Today’s decision by the US Supreme Court sent a clear message about the importance of context for making decisions about what we see online. It was bad news for victims of online harassment and their advocates but good news for parents of kids not thinking about the impact of their online speech and actions.
“The Supreme Court ruled in favor of “a Pennsylvania man who posted several violent messages [against his estranged wife] on Facebook and was convicted under a federal threat statute,” CNN reported. But if this ruling comes up in classroom or family discussions, it’s important for parents and educators to tell kids that this decision was not the US’s highest court saying that physical threats in social media is acceptable. What the Court’s saying is that the lower court that convicted the man for his online speech didn’t have enough to convict him “based solely on the idea that a reasonable person would regard” the man’s comments in Facebook as a threat. “The Court held that the legal standard used to convict him was too low, but left open what the standard should be.”
The decision was about legal process not what people can or can’t say online or even how what’s said should be taken by others. It says that courts – and in the case of young people, parents, school administrators and law enforcement – need context. They can’t rely on what any “reasonable person” sees in a post or comment to decide what to do about the post or comment. Read more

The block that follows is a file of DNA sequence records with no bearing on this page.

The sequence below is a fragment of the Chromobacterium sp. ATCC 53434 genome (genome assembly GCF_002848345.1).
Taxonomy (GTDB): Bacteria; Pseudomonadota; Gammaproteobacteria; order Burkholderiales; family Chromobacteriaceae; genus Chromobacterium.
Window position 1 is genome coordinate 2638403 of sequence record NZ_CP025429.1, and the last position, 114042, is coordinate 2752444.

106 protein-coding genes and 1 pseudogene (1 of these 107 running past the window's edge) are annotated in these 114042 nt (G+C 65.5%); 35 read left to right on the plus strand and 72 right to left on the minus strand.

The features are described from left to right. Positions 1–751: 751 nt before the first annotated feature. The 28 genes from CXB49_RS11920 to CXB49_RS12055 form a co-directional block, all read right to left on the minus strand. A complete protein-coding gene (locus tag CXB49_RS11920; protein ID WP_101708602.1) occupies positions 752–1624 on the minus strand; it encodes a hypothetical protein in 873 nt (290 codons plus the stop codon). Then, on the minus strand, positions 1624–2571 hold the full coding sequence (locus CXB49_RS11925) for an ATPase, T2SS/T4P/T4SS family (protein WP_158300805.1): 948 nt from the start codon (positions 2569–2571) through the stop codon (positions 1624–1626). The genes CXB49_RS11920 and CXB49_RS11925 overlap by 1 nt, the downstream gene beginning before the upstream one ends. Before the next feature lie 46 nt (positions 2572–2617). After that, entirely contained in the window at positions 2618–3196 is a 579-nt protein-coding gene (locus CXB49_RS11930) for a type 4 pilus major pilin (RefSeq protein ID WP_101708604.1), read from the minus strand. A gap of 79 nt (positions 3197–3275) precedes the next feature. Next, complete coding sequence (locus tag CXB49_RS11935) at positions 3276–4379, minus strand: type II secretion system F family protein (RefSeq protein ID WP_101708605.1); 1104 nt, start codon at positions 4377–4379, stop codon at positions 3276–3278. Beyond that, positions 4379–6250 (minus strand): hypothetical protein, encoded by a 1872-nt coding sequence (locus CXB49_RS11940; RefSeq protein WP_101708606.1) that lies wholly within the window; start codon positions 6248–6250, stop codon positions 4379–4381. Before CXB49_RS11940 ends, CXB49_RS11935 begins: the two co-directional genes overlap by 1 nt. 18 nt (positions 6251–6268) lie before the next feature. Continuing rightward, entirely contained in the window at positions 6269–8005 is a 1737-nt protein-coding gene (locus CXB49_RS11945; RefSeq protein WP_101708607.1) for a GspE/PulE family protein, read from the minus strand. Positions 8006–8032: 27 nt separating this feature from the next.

When I read this sentence in a New York Times review of the Apple Watch, I thought of the privacy spectrum of the digital age:
Apple “seems to be pushing a vision of the Watch as a general-purpose remote control for the real world, a nearly bionic way to open your hotel room, board a plane, call up an Uber or otherwise have the physical world respond to your desires nearly automatically.”
That’s the “convenience” end of the spectrum that we all need to be aware is actually not “private” vs. “public.” More than anything else, what “threatens” our personal and data privacy, if we want to think of it in terms of a threat, is our collective (and seemingly growing) addiction to convenience. For example, if for convenience (so we don’t have to go into Settings to get directions to our kid’s play date in real time), we want to have our smartphone’s geolocation capability always turned on, our movements can be tracked. So we’re closer to the Convenience end of the spectrum than the Privacy end. The same goes for flirting or showing off using photo-sharing apps, having the state of our health or a child’s academic performance stored in databases, being able to secure our homes from a distance, and having all our contacts and other info about us and our lives at our fingertips wherever we are. Read more